Fourth, as delightful as Erasmus' comments are, their references are sometimes vague. The annotator has remedied this situation by providing footnotes, sometimes even suggesting a primary source which Erasmus does not mention, such as the expression 23 "Back to the third line". The editor attributes it to a proverb in Livy, based on a military manuver.

Everyone is familiar with the proverb "Beware of Greeks bearing gifts." It turns out this sentiment is far deeper than just the incident from Homer with the Trojan horse. Erasmus' version is 35 "Gifts of enemies are no gifts." It was an ancient Greek custum to distrust anything given to us by people with suspicious intentions. There are even events in The Iliad about bad arising out of gifts exchanged between Ajax and Hector, even before the famous incident with the horse.

The books are beautifully and durably bound, and the copies I received, although plainly second hand, are in tip top shape, just a few tiny tears in the dust jacket (whether or not the volume's photograph had a dust jacket or not.
Bludworm
"Collected Works of Erasmus: 71" - This is my fifth purchase and first disappointment in wonderful series of translations of Erasmus from the University of Toronto. I am so grateful for the translation and many but not all of the introductory materials included in each volume.

"Who?" you ask, is Desiderius Erasmus? As a lifelong Protestant, I too was unfamiliar with the genius who preceded the Protestant Reformation. Erasmus gets little attention in Protestantism despite our great debt to him. Erasmus was the rockstar of European academia in the early 1500's. Most of the intelligentsia loved him, and all knew his name. He heavily yet courteously criticized the Roman religious system, publishing his own version of the Bible in Greek and daring to correct the Latin Vulgate, all the while winning the adoration of Pope Leo X who would have felt threatened by almost anyone else who had done the same things. The Reformers including Luther loved him, at least until he finally disagreed publicly and respectfully with Luther's claim that humans have no free will.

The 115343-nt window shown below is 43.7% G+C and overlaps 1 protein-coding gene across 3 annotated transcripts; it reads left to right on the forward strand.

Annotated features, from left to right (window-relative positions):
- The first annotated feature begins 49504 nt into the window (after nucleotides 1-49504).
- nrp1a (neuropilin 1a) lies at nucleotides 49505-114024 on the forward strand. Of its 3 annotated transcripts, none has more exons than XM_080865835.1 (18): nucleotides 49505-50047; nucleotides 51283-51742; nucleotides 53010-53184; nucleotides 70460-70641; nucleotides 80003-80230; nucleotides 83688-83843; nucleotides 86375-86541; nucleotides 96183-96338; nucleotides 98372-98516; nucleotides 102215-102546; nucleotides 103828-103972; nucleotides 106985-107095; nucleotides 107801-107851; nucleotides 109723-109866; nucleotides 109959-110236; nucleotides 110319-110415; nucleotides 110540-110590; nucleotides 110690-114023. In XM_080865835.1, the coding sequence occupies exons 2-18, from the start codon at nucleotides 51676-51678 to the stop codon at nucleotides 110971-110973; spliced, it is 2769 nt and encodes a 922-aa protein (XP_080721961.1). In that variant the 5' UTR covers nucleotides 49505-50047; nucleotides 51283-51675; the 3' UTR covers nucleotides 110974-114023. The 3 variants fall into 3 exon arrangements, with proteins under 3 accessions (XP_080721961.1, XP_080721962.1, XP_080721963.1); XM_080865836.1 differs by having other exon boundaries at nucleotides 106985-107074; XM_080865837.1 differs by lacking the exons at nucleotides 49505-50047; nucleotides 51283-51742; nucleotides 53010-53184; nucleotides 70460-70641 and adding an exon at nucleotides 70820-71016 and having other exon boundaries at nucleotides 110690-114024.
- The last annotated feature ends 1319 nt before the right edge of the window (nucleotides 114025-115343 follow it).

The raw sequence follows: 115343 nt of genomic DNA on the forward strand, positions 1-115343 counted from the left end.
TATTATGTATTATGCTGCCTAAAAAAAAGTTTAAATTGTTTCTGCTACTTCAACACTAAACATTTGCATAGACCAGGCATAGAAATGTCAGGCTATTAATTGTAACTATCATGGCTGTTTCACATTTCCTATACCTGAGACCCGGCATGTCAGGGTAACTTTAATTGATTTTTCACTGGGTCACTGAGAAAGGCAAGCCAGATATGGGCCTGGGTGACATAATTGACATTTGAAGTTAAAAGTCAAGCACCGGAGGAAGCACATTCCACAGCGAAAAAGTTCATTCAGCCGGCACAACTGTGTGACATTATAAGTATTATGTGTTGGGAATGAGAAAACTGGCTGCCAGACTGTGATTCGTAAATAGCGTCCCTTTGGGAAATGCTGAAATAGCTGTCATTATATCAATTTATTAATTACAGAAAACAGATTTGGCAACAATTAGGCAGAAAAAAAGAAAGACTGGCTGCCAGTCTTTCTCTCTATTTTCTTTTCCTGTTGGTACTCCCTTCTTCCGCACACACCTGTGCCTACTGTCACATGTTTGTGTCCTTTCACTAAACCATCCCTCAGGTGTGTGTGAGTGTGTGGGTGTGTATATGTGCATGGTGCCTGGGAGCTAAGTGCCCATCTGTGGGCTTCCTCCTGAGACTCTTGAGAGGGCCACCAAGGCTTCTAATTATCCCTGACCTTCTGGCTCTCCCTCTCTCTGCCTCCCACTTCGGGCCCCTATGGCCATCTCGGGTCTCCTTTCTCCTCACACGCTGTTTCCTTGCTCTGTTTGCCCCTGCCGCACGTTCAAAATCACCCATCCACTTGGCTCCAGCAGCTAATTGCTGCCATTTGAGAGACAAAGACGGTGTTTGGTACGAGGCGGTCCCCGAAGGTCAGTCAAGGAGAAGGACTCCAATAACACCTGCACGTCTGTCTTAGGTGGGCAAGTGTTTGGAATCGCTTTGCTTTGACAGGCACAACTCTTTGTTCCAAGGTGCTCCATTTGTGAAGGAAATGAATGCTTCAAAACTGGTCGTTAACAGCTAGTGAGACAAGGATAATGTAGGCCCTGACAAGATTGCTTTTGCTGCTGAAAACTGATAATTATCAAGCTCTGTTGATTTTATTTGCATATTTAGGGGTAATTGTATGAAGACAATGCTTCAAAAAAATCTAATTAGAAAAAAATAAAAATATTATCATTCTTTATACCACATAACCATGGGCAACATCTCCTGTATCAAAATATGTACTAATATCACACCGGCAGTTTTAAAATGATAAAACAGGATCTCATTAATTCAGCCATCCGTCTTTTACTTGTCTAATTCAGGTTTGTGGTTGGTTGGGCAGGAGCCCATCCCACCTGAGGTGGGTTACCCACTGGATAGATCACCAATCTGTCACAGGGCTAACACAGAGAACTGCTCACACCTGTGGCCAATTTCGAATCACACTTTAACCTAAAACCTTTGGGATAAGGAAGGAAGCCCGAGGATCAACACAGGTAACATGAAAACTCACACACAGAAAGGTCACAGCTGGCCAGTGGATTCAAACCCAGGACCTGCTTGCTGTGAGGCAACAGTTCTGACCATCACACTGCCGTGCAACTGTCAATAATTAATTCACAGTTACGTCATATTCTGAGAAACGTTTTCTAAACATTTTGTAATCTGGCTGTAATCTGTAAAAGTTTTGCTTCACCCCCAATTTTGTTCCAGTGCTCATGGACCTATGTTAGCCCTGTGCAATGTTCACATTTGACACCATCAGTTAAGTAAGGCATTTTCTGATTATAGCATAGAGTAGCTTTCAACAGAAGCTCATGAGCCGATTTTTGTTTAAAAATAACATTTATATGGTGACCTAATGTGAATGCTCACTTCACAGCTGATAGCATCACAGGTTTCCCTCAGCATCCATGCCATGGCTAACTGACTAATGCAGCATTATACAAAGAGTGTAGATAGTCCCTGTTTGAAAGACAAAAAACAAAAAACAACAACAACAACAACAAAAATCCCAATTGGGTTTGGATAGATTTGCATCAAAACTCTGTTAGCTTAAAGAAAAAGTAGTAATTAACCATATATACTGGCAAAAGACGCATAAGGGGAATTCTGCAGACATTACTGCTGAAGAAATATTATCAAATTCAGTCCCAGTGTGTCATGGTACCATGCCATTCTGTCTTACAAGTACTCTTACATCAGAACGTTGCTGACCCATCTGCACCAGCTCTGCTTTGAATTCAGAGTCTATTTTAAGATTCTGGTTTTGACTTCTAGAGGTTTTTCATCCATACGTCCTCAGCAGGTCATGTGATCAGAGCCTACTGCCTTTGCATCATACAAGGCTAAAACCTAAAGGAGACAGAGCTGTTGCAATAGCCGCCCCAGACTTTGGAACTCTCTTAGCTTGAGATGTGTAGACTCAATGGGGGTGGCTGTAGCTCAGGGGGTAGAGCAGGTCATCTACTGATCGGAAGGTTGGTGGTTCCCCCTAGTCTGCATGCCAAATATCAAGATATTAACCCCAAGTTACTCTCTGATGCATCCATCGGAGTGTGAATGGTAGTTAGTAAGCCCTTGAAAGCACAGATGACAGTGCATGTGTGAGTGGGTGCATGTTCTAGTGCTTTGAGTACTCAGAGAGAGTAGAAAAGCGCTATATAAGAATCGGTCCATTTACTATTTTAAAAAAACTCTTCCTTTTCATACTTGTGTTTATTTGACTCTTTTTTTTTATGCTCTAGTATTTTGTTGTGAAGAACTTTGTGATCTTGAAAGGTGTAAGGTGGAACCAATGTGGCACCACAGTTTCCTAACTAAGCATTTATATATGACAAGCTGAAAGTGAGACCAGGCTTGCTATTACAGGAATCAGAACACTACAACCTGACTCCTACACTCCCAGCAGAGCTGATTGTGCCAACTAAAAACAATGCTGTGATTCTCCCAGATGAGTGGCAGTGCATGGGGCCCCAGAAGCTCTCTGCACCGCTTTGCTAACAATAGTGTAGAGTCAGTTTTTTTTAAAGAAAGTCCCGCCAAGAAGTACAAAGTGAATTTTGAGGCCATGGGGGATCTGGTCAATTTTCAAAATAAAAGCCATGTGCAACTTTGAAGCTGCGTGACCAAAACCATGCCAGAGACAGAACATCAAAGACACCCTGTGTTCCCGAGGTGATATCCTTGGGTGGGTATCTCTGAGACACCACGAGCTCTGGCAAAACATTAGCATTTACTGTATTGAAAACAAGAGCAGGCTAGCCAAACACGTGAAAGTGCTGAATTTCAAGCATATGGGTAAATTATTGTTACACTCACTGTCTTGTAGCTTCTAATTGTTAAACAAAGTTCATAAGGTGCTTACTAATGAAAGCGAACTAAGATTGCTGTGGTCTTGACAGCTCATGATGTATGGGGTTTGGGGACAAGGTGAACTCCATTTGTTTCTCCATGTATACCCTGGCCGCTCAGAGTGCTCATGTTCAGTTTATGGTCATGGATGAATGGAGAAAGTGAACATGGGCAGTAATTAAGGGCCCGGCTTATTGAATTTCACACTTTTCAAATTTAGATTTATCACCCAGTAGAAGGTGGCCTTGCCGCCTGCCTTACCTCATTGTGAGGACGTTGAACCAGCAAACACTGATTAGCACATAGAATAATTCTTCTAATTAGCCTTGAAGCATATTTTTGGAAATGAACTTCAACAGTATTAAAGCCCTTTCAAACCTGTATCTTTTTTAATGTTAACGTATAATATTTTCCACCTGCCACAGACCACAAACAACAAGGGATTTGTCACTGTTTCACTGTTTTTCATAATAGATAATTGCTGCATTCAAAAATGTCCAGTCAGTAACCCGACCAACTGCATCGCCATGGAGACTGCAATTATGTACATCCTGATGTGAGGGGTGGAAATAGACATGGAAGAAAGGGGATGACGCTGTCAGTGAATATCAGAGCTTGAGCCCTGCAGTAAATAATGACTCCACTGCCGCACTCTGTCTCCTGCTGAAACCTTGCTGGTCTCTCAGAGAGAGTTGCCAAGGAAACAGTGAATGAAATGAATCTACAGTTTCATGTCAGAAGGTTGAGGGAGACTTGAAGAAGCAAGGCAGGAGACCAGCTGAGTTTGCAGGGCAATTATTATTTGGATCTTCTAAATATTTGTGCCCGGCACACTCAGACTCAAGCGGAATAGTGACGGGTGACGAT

Erasmus vigilantly held his independence, resisting calls to becoming a bishop of joining a university faculty because either avenue would have limited his freedom to study, publish, and write without hindrance. His translated works are mostly full of wit and wisdom. I thoroughly enjoyed volume 3 (including his preface to the annotations of the 1st edition of the Greek New Testament), volume 10 (including his comparison of writing to childbearing), volume 76 (comprised entirely by his disagreements with Martin Luther), and volume 78 which includes his revelatory "Letter against the Pseudo-Evangelicals."

While I give the very highest recommendation to volumes 3, 10, 76, & 78; I found little to enjoy in volume 71. At the time of this review, there is only one other which appears to be mistakenly applied to this volume while discussing instead the "Adages" which are found in volumes 30-36. This particular volume (71) was unusually short (130 pages compared to 400+ in other volumes) while ironically feeling much longer than the others volumes because of how tedious, less animated topics were the topics in this one. Here, Erasmus and his opponents talk at great length about whether we should learn other languages and whether or not marriage is good.

Bleh. Boring.